The mission of WONCA is to improve the quality of life of all people of the world, through defining and promoting its values, including respect for universal human rights and gender equity, and by fostering high standards of care in general practice and family medicine. To achieve their mission, WONCA promote personal, comprehensive, and continuing care for the individual and the family in the context of the community and society; promote equity through the equitable treatment, inclusion, and meaningful advancement of all groups of people, particularly females and girls, in the context of all healthcare and other societal initiatives; encourage and support the development of academic organisations of general practitioners and family physicians; provide a forum for the exchange of knowledge and information between member organisations, general practitioners, and family physicians; and represent the policies and the educational, research, and service provision activities of general practitioners and family physicians to other world organisations and forums concerned with health and medical care.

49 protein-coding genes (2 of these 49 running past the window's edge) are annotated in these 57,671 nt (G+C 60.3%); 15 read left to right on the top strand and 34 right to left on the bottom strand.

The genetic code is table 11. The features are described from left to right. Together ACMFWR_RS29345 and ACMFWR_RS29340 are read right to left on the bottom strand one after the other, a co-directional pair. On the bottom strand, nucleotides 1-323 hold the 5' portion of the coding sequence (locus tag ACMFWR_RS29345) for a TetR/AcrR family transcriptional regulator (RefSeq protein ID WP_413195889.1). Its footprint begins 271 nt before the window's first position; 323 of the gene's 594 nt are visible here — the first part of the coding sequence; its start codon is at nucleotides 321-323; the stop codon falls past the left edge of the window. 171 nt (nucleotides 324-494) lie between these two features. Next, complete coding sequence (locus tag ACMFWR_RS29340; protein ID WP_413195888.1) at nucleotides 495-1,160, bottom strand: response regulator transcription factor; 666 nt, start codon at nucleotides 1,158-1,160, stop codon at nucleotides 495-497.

WONCA represents, and acts as an advocate for, its constituent members at an international level, where it interacts with world bodies such as the WHO, with whom it has official relations as a non-governmental organisation, and is engaged in a number of collaborative projects.

WONCA also give the award for the family doctor across the world through the Montegut Global Scholar Award. The Montegut Global Scholars Program was established by the American Board of Family Medicine Foundation (ABFM-F) in 2010. The ABFM is a member of the American Board of Medical Specialties (ABMS), and the ABFM-F is a supporting organisation of the ABFM. Its primary mission is to support the ABFM’s research and scholarly activities. I was one of the awardees of the Montegut Global Scholars Program in 2019, and presented my awardee speech at the WONCA Asia Pacific Regional Conference in Kyoto, Japan.

 You co-authored a paper in 2020 entitled ‘Strengthening Primary Health Care: Emergency and Disaster Preparedness in Community with Multidisciplinary Approach’. Could you give an overview of the main findings of this paper?